All horse shoes are not created equal! In fact, the type of shoes your horse wears, as well as how he is shod, will depend upon the discipline he participates in. Shoeing your horse according to discipline gives your horse the best opportunity for success. In this article, we'll look at the shoeing needs of the long-distance riding horse, show jumping horse, driving horse, and race horse. As always, consult with your veterinarian and vet regarding your horse's particular shoeing needs.
Long-distance riding, which focuses on the horse's physical fitness, is one of the horse world's fastest growing divisions. Rides can be different lengths, but some rides go 100 miles in a day, and some even extend over several days! To say that long-distance riding is gruelling and challenging is an understatement indeed!
The distance riding horse must go long distances on varied terrain, and the concussion to his feet is prolonged and intense. To this end, safety and comfort should always be the first consideration when shoeing a horse who goes the distance. This will cut down on early fatigue. Your farrier can ensure that your horse's shoes fit correctly according to his conformation, and are comfortable and balanced. Some people use full sole pads under the shoes. The advantage of these is that they protect against bruising and other injuries from rocks, stones, etc. The disadvantage is that pads will cause the sole to soften over time.
There are a few types of shoes in particular that are attractive to owners of distance horses. A popular choice is wide-webbed aluminum shoes. These disperse the concussive effect, are light, and wear well. Some even come with steel inserts in the toes to prolong wear.
What is the job of a driving horse? To pull weight, of course! Whether you are using your horse on your farm, or whether he is followed by a fancy show carriage, it all boils down to the same thing. Your horse is pulling a load!
Since driving horses usually work at relatively slow speeds, interference isn't usually an issue. To that end a plain stamped shoe without any fullering or groove through the metal allows for the most wear. Since the driving horse usually sees the most wear on the toes of the hind shoe, this is usually thickened. The hind shoe is also fitted with a toe clip for more wear.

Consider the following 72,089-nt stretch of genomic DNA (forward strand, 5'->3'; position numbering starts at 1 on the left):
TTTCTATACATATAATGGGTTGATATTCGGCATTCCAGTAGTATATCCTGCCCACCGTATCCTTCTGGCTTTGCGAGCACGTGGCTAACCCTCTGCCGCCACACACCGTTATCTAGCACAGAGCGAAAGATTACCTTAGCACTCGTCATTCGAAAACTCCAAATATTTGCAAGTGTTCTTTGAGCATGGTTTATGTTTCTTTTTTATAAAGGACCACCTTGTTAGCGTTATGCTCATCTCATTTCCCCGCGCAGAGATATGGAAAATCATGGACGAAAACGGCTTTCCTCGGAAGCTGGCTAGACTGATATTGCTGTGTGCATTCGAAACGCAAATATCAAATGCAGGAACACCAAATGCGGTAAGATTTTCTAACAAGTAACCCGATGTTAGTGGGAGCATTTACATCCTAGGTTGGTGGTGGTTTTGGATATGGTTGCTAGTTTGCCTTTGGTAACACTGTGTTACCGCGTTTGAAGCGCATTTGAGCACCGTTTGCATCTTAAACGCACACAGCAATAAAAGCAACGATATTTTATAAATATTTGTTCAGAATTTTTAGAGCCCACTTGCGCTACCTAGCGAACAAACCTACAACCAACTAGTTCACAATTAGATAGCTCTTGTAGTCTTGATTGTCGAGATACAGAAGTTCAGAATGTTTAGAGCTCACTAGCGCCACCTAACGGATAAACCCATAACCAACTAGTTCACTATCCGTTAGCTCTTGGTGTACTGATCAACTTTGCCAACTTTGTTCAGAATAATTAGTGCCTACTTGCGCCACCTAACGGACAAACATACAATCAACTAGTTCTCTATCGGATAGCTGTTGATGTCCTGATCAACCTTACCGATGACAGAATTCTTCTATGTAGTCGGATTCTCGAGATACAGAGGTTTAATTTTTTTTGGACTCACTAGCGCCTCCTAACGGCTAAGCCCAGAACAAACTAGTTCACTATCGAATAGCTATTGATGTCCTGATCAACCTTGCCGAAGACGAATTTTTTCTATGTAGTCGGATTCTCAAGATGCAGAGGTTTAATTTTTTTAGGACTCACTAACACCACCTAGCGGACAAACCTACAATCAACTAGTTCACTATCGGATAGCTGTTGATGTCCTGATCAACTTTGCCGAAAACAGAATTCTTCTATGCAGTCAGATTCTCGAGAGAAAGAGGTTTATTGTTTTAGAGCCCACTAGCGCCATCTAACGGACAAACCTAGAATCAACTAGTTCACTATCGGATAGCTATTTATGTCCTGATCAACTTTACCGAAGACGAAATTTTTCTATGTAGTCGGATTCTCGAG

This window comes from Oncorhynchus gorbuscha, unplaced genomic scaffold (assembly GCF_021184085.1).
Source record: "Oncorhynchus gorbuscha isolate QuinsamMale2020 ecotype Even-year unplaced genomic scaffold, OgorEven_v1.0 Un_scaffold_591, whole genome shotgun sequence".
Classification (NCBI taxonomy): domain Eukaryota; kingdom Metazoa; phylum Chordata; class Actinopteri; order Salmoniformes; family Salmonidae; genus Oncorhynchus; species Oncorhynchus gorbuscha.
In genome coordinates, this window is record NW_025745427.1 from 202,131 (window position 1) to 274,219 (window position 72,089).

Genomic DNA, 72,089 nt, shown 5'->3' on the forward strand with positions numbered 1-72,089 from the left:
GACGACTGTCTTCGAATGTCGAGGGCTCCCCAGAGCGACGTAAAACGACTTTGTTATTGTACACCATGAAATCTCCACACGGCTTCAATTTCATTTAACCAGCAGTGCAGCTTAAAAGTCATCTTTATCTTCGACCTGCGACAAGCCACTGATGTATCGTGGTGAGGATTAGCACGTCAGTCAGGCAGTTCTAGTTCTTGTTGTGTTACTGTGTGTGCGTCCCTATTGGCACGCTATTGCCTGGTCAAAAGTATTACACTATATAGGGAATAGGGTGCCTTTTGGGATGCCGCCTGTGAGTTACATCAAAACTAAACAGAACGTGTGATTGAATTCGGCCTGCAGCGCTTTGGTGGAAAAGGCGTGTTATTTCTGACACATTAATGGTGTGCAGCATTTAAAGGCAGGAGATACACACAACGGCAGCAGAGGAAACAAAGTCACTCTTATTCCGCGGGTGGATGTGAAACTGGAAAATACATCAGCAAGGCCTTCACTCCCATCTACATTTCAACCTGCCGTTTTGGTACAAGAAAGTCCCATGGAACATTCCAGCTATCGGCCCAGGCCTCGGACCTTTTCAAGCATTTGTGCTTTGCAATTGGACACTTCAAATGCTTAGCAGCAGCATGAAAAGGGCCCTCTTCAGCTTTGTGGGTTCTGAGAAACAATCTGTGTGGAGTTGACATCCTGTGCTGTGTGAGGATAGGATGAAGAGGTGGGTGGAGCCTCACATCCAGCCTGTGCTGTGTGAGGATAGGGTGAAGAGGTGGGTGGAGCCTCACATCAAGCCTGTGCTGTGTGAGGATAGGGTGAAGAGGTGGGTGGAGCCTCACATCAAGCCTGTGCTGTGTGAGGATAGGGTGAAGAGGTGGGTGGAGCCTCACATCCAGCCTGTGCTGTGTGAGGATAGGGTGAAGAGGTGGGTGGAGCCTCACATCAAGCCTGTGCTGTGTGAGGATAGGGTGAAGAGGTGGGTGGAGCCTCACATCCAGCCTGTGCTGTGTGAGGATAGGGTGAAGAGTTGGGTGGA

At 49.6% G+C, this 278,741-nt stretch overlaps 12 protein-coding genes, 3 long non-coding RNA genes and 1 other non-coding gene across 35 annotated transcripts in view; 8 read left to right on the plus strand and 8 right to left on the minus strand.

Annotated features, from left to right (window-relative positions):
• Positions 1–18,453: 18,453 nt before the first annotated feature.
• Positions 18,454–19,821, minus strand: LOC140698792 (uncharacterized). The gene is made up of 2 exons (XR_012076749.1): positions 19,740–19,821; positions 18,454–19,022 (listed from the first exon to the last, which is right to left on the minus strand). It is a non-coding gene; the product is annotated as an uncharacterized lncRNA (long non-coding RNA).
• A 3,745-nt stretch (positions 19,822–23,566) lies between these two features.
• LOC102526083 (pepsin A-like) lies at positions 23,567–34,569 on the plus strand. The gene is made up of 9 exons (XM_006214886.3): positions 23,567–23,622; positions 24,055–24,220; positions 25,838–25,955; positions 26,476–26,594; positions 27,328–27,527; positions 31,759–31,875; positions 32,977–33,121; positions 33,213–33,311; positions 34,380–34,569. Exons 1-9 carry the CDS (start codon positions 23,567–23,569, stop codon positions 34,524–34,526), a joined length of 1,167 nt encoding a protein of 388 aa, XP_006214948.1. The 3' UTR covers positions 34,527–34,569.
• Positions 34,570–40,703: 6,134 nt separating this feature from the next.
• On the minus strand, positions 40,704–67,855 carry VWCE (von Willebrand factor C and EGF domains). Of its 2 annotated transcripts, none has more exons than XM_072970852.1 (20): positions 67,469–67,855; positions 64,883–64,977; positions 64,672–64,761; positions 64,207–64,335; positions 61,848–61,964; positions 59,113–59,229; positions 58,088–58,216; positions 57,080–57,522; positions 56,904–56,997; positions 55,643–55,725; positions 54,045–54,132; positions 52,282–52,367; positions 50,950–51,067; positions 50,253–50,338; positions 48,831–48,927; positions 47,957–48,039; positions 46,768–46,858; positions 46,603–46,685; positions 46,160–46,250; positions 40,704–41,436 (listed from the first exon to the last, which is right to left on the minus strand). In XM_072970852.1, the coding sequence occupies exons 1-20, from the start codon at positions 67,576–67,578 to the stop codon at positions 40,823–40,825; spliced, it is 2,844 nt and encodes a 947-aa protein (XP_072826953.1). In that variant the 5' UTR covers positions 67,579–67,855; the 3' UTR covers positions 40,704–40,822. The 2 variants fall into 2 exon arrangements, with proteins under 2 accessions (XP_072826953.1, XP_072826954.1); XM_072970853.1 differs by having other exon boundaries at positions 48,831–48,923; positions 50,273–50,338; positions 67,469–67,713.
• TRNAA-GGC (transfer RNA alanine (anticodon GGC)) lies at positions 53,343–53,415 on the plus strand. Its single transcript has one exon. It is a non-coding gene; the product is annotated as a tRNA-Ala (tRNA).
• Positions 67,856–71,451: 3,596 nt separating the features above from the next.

In order to do his job right, the racehorse must have the right conformation for racing. To this end it's always a good idea to find a farrier who has lots of experience monitoring and trimming the feet of racehorses. Obviously, the shoeing should be designed so that the horse can perform at his highest speed. Light, correctly fitting shoes are sensible. Since the horse isn't carrying too much extra weight on his feet he won't tire as easily as he would wearing heavier shoes. A horse who tires will most likely have some interference, which can cause injury, especially in a horse moving at such high speeds. Front shoes are generally fitted according to the shape of the foot, while three-quarter rear shoes ensure that brushing is prevented.
In addition, how a horse is shod will have a lot to do on the surface he is racing on. In wet conditions, for example, the hind shoes might be removed to prevent the horse from over-reaching. Again, the importance of having a farrier who knows a bit about racing can't be stated enough!
The goal of the show horse is to jump as high and as fast as possible. Horses place a lot of stress on their feet, joints, and tendons on both the take-off and landing. Your farrier should trim your horse's feet to make up for any conformation issues, and a shoe should be applied that provides maximum cover on the ground surface. Shoes with short toes and good support at the heels are extremely important to the show jumping horse.
So make sure you talk with your farrier and make sure that you address your horses specific needs and listen when he/she gives you some advice on what you can do to help your horses feet.
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